Monitoring was insufficient because of the layers of execution necessary to deliver aid in hard-to-access areas. Targets were not based on an underlying sociological understanding of behavior.  Indicators measured only the supply of the aid, not its use or impacts. Monitoring also suffered from a lack of ingenuity regarding the use of conventional and modern technologies designed for tracking food and seed distribution, dietary outcomes, or well-being. For example, dietary assessments could have been conducted within schools and hospitals by trained specialists, and rapid market analyses following harvest season could have revealed the relative outcomes of the seed distribution. This also affected safeguards, which identified environmental challenges that were more appropriate for a large scale agriculture project rather than social considerations that could lead to conflict risks in a large scale feeding program. 

WFP’s Evaluation of WFP Policies on Humanitarian Principles and Access in Humanitarian Contexts, published in May 2018, corroborates these lessons. The evaluation identified insufficient WFP field presence for monitoring as a problem in almost all contexts visited, despite investments in third-party monitoring, because third-party monitors often lacked the information about WFP’s activities necessary to monitor effectively. In addition, data was mostly quantitative and not always easily triangulated.

Read more about the project’s objectives and design.

The Lessons

Standard Agreements between World Bank clients and UN executing agencies can facilitate success if they include a common vision about intended objectives, a clear and achievable results framework and related outcome indicators, and a clear articulation of how risks to the environment and social framework will be monitored, reported on, and managed. In CAR, the Bank over-relied on UN reporting mechanisms after the humanitarian crisis, and did not fulfill its supervision responsibility, undermining opportunities to address ongoing project implementation challenges.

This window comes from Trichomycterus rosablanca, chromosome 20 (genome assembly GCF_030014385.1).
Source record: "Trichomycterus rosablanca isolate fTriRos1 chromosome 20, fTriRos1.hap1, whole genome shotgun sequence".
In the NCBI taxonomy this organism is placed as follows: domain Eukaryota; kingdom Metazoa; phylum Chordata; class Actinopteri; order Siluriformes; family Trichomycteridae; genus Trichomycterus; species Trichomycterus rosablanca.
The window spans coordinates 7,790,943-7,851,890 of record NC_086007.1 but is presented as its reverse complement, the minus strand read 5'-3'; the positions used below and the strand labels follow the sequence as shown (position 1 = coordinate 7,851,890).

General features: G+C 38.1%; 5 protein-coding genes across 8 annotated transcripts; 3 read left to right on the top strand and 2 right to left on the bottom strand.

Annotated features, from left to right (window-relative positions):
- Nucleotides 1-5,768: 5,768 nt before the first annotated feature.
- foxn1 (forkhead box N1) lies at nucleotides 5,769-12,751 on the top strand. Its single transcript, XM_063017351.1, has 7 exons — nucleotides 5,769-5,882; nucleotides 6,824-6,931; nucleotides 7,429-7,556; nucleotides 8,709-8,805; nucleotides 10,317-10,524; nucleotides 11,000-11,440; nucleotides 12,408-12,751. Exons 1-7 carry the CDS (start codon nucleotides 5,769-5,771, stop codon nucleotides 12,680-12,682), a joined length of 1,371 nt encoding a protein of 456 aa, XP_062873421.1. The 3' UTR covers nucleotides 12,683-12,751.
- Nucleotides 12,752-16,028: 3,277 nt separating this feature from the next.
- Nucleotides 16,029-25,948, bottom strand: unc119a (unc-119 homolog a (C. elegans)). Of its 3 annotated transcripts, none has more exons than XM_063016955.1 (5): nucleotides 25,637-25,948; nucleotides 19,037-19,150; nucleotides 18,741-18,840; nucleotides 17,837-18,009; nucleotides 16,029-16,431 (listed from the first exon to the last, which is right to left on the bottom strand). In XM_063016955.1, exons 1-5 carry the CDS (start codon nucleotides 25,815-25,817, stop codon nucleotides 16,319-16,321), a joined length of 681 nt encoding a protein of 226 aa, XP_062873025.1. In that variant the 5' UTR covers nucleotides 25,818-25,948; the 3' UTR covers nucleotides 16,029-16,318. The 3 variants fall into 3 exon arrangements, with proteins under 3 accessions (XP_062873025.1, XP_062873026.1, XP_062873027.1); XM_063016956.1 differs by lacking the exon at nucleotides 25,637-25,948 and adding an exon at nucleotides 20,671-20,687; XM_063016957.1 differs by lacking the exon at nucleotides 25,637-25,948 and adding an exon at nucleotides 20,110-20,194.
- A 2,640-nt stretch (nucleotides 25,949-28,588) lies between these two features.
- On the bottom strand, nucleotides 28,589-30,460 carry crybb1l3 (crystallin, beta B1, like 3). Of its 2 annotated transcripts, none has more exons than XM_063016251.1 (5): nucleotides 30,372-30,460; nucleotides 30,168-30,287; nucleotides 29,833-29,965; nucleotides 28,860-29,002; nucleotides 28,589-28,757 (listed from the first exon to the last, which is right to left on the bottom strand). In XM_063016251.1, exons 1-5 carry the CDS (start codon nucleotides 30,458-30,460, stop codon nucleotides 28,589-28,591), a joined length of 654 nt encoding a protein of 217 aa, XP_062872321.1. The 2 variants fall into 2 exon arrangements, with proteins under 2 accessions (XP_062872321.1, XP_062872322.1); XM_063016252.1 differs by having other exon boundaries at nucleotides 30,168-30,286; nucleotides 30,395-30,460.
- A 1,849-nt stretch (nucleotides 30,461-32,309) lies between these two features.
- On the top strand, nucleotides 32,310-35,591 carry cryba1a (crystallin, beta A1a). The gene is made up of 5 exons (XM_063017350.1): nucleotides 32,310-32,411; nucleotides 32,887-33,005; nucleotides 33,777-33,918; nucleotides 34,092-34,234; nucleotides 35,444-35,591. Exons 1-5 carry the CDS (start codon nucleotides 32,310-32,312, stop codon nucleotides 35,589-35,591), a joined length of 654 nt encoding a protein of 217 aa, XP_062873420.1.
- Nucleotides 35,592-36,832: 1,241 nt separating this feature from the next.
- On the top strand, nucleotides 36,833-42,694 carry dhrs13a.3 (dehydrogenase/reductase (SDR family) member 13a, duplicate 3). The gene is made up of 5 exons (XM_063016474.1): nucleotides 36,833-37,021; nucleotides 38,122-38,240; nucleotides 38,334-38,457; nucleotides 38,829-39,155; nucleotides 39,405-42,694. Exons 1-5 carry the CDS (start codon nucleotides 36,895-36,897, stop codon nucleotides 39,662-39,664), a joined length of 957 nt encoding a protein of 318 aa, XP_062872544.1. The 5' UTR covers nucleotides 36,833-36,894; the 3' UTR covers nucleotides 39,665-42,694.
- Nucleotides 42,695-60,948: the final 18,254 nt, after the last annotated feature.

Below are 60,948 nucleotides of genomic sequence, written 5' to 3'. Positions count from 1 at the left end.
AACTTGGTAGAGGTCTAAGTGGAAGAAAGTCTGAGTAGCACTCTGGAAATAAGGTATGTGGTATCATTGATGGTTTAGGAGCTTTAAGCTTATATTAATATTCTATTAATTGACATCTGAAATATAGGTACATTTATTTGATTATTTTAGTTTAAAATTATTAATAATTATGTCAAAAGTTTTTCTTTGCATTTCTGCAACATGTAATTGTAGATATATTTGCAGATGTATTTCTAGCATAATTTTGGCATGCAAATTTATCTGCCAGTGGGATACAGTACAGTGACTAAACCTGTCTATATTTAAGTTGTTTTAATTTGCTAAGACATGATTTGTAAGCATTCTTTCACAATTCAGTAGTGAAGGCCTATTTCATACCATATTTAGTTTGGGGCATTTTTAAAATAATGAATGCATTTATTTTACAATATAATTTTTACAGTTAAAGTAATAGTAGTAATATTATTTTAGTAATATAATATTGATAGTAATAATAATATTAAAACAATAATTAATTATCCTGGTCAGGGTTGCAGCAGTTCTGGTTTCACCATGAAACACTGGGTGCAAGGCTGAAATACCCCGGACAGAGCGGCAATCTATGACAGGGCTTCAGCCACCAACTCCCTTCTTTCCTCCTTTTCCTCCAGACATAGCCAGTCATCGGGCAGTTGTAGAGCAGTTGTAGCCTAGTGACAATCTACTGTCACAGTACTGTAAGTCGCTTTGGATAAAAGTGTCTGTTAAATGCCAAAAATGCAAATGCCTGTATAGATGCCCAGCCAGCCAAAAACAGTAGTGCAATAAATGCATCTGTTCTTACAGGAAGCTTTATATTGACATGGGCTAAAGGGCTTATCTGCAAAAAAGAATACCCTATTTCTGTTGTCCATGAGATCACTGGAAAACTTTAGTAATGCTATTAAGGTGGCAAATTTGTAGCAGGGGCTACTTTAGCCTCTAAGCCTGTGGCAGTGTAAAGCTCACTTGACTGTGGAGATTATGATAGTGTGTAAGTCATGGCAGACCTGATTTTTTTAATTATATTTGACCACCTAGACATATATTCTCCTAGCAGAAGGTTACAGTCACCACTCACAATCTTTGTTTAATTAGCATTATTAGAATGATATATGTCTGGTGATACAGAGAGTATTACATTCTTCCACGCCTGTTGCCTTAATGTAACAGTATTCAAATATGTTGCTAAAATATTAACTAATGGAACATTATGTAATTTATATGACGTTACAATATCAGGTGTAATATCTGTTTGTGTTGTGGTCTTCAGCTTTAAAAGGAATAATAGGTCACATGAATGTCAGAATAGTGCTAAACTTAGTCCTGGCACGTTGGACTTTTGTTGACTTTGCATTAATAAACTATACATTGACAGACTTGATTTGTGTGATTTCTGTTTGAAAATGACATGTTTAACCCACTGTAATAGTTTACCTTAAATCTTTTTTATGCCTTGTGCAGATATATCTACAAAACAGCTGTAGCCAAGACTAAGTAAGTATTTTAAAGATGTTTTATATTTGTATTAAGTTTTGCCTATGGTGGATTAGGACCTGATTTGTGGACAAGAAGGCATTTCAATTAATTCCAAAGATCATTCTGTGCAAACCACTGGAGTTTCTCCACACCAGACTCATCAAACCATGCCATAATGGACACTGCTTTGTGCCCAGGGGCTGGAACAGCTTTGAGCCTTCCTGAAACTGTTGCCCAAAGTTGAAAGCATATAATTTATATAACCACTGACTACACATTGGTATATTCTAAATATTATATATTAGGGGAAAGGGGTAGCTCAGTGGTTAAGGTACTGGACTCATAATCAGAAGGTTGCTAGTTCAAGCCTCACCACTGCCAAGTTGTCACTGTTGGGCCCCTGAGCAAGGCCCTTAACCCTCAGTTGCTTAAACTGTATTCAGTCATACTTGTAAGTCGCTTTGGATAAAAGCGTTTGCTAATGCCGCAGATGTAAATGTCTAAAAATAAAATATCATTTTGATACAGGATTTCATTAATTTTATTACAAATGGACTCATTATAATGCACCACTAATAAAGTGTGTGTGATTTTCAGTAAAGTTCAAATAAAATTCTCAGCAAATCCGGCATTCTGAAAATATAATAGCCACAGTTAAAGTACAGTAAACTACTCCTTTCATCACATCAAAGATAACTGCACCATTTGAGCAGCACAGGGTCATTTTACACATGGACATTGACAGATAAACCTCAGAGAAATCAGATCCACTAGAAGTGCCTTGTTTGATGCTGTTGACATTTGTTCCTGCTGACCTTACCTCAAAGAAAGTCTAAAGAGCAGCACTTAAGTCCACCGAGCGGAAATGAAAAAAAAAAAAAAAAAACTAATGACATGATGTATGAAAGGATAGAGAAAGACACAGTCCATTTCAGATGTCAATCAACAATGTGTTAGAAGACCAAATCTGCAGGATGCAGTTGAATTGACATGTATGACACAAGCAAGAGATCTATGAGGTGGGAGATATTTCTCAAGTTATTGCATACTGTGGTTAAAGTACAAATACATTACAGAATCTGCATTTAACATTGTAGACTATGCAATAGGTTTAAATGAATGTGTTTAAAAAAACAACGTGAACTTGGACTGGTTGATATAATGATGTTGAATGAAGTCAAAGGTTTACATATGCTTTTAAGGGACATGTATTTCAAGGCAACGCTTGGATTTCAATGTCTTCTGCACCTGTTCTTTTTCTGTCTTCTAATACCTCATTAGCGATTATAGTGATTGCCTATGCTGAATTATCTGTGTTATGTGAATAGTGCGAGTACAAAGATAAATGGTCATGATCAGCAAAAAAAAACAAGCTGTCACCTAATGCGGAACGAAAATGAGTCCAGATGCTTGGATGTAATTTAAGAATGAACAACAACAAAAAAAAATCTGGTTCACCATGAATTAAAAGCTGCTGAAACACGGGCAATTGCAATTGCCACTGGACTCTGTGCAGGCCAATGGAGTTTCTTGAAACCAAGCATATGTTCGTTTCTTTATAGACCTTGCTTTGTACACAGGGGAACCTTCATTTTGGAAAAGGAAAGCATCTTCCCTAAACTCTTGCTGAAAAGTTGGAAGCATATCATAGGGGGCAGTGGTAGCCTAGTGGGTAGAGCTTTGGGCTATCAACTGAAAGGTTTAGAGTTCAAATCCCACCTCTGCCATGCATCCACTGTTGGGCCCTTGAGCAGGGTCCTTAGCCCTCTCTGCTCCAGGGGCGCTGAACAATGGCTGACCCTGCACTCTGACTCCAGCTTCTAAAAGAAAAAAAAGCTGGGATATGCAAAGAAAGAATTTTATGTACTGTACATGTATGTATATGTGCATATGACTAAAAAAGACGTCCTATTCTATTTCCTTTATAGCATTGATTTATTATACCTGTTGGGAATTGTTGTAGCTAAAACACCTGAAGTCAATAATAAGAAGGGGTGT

Efficient seed procurement for conflict-affected countries is complex owing to disruption of trading networks and normal supply and demand signals: the recruitment and funding of a technical team needs to be a prior condition of project effectiveness. The experience in CAR shows that procuring the correct seeds for specific geographic locations and their associated soil and agro-climatic conditions is technically demanding and time consuming. It also requires deep local and regional knowledge of supply and demand. Upstream diagnostic work on effective seed procurement (quality and realistic timeframe for procurement), including the availability and quality of technical support, is needed. This should involve a candid review of the Bank’s existing partnerships and ways of doing business (such as FAO execution) but also fine-grained institutional analysis and mapping of government technical services as well as capable partners in the NGO community (some NGOs are much more capable than others and they need to be identified before crisis hits). The few dispersed agricultural technical services that remained after crisis, including many well-trained and capable agents, should have been better incorporated into the emergency response.

Emergency food security operations do not necessarily require food agency coupling (such as WFP and FAO). Depending on the stage of recovery, emergency operations may be better served by pairing a food agency with a social agency (such as UNICEF and the Red Cross) to achieve more effective targeting and service delivery for the most vulnerable populations.

Post-conflict emergency assistance in highly agrarian economies should try to maximize synergies across sectoral operations to optimize the delivery of food aid while laying a foundation for growth of the agricultural sector. In CAR, interviews with United Nations relief agencies and development actors revealed that opportunities were missed after the 2012 coup to link humanitarian interventions with wider development aims, for example, by identifying transport interventions that could have increased market access while achieving stabilization aims. To achieve more effective harmonization, lessons from CAR suggest that aid could have been better coordinated through a multi-donor strategy and funding tool designed to support the recovery while bridging the humanitarian relief–development divide.

Read the full Report

Read more about the World Bank’s work to address fragility, conflict, and violence  

Lead Image caption:  Beneficiaries in CAR are ready for the distribution of tools and seeds. Image copyright FAO/J. Swolfs.